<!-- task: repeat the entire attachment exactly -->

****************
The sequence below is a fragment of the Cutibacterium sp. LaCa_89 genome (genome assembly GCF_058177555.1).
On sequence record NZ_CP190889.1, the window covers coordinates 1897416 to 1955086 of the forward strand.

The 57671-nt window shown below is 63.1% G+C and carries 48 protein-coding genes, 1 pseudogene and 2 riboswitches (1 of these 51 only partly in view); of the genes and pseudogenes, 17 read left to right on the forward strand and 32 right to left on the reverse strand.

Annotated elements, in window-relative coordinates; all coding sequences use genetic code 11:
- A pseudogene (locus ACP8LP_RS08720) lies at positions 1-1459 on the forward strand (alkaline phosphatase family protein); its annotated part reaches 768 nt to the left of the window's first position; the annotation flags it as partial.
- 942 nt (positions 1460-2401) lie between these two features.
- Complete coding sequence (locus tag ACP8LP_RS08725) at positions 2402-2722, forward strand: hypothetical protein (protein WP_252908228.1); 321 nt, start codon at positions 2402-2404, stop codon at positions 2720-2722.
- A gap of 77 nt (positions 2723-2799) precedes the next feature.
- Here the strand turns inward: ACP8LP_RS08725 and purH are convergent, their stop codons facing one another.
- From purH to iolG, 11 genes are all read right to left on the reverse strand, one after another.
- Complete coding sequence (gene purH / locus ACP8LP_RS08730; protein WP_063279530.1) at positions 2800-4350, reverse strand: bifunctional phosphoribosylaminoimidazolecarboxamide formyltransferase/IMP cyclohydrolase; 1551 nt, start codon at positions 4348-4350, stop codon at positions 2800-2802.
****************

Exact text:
The sequence below is a fragment of the Cutibacterium sp. LaCa_89 genome (genome assembly GCF_058177555.1).
On sequence record NZ_CP190889.1, the window covers coordinates 1897416 to 1955086 of the forward strand.

The 57671-nt window shown below is 63.1% G+C and carries 48 protein-coding genes, 1 pseudogene and 2 riboswitches (1 of these 51 only partly in view); of the genes and pseudogenes, 17 read left to right on the forward strand and 32 right to left on the reverse strand.

Annotated elements, in window-relative coordinates; all coding sequences use genetic code 11:
- A pseudogene (locus ACP8LP_RS08720) lies at positions 1-1459 on the forward strand (alkaline phosphatase family protein); its annotated part reaches 768 nt to the left of the window's first position; the annotation flags it as partial.
- 942 nt (positions 1460-2401) lie between these two features.
- Complete coding sequence (locus tag ACP8LP_RS08725) at positions 2402-2722, forward strand: hypothetical protein (protein WP_252908228.1); 321 nt, start codon at positions 2402-2404, stop codon at positions 2720-2722.
- A gap of 77 nt (positions 2723-2799) precedes the next feature.
- Here the strand turns inward: ACP8LP_RS08725 and purH are convergent, their stop codons facing one another.
- From purH to iolG, 11 genes are all read right to left on the reverse strand, one after another.
- Complete coding sequence (gene purH / locus ACP8LP_RS08730; protein WP_063279530.1) at positions 2800-4350, reverse strand: bifunctional phosphoribosylaminoimidazolecarboxamide formyltransferase/IMP cyclohydrolase; 1551 nt, start codon at positions 4348-4350, stop codon at positions 2800-2802.